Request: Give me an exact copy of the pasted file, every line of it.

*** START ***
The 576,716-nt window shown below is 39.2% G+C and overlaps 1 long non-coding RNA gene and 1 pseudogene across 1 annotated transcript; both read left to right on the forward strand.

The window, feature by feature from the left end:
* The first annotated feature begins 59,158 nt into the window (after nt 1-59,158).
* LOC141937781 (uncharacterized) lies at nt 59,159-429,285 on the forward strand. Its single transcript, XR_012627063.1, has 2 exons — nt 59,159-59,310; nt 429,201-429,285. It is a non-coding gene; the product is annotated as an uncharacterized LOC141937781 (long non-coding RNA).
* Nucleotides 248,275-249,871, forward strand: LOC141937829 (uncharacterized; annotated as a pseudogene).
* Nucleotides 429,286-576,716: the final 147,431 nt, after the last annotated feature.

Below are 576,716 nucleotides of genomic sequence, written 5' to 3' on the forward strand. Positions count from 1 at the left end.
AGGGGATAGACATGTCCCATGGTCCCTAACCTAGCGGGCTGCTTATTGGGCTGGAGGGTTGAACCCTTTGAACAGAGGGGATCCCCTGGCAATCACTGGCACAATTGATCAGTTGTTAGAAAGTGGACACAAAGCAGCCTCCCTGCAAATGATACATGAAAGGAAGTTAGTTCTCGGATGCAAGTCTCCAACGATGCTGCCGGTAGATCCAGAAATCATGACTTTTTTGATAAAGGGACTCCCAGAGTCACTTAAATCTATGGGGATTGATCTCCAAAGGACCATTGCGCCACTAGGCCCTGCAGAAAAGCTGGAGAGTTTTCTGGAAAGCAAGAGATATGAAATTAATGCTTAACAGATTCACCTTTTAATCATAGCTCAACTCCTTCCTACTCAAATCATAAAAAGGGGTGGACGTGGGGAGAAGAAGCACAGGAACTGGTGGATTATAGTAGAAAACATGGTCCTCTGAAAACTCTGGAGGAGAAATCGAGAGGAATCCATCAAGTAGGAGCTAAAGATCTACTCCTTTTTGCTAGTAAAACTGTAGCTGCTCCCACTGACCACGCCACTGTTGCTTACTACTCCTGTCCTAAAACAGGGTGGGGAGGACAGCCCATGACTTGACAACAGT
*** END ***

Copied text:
The 576,716-nt window shown below is 39.2% G+C and overlaps 1 long non-coding RNA gene and 1 pseudogene across 1 annotated transcript; both read left to right on the forward strand.

The window, feature by feature from the left end:
* The first annotated feature begins 59,158 nt into the window (after nt 1-59,158).
* LOC141937781 (uncharacterized) lies at nt 59,159-429,285 on the forward strand. Its single transcript, XR_012627063.1, has 2 exons — nt 59,159-59,310; nt 429,201-429,285. It is a non-coding gene; the product is annotated as an uncharacterized LOC141937781 (long non-coding RNA).
* Nucleotides 248,275-249,871, forward strand: LOC141937829 (uncharacterized; annotated as a pseudogene).
* Nucleotides 429,286-576,716: the final 147,431 nt, after the last annotated feature.

Below are 576,716 nucleotides of genomic sequence, written 5' to 3' on the forward strand. Positions count from 1 at the left end.
AGGGGATAGACATGTCCCATGGTCCCTAACCTAGCGGGCTGCTTATTGGGCTGGAGGGTTGAACCCTTTGAACAGAGGGGATCCCCTGGCAATCACTGGCACAATTGATCAGTTGTTAGAAAGTGGACACAAAGCAGCCTCCCTGCAAATGATACATGAAAGGAAGTTAGTTCTCGGATGCAAGTCTCCAACGATGCTGCCGGTAGATCCAGAAATCATGACTTTTTTGATAAAGGGACTCCCAGAGTCACTTAAATCTATGGGGATTGATCTCCAAAGGACCATTGCGCCACTAGGCCCTGCAGAAAAGCTGGAGAGTTTTCTGGAAAGCAAGAGATATGAAATTAATGCTTAACAGATTCACCTTTTAATCATAGCTCAACTCCTTCCTACTCAAATCATAAAAAGGGGTGGACGTGGGGAGAAGAAGCACAGGAACTGGTGGATTATAGTAGAAAACATGGTCCTCTGAAAACTCTGGAGGAGAAATCGAGAGGAATCCATCAAGTAGGAGCTAAAGATCTACTCCTTTTTGCTAGTAAAACTGTAGCTGCTCCCACTGACCACGCCACTGTTGCTTACTACTCCTGTCCTAAAACAGGGTGGGGAGGACAGCCCATGACTTGACAACAGT